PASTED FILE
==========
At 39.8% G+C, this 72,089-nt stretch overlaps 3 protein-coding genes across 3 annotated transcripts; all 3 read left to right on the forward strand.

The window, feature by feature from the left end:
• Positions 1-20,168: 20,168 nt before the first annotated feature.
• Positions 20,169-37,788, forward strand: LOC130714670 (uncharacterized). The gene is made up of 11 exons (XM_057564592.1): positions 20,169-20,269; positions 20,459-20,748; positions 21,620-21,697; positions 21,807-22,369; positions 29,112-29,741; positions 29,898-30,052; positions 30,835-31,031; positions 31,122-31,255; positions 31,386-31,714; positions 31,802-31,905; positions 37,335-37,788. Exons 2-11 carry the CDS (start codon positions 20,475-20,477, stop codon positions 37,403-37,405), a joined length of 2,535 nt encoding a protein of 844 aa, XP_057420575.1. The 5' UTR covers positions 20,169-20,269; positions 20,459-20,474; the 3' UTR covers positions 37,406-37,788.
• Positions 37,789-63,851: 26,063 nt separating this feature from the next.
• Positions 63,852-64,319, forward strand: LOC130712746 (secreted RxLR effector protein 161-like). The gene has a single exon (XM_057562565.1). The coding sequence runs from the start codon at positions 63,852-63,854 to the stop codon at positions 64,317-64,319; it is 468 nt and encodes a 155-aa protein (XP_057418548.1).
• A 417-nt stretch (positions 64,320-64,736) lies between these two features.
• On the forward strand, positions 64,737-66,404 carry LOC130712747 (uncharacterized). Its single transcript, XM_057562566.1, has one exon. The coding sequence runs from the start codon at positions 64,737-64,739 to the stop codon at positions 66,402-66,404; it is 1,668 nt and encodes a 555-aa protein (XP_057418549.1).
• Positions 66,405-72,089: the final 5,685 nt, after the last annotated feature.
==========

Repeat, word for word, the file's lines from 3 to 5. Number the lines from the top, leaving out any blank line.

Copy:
• Positions 1-20,168: 20,168 nt before the first annotated feature.
• Positions 20,169-37,788, forward strand: LOC130714670 (uncharacterized). The gene is made up of 11 exons (XM_057564592.1): positions 20,169-20,269; positions 20,459-20,748; positions 21,620-21,697; positions 21,807-22,369; positions 29,112-29,741; positions 29,898-30,052; positions 30,835-31,031; positions 31,122-31,255; positions 31,386-31,714; positions 31,802-31,905; positions 37,335-37,788. Exons 2-11 carry the CDS (start codon positions 20,475-20,477, stop codon positions 37,403-37,405), a joined length of 2,535 nt encoding a protein of 844 aa, XP_057420575.1. The 5' UTR covers positions 20,169-20,269; positions 20,459-20,474; the 3' UTR covers positions 37,406-37,788.
• Positions 37,789-63,851: 26,063 nt separating this feature from the next.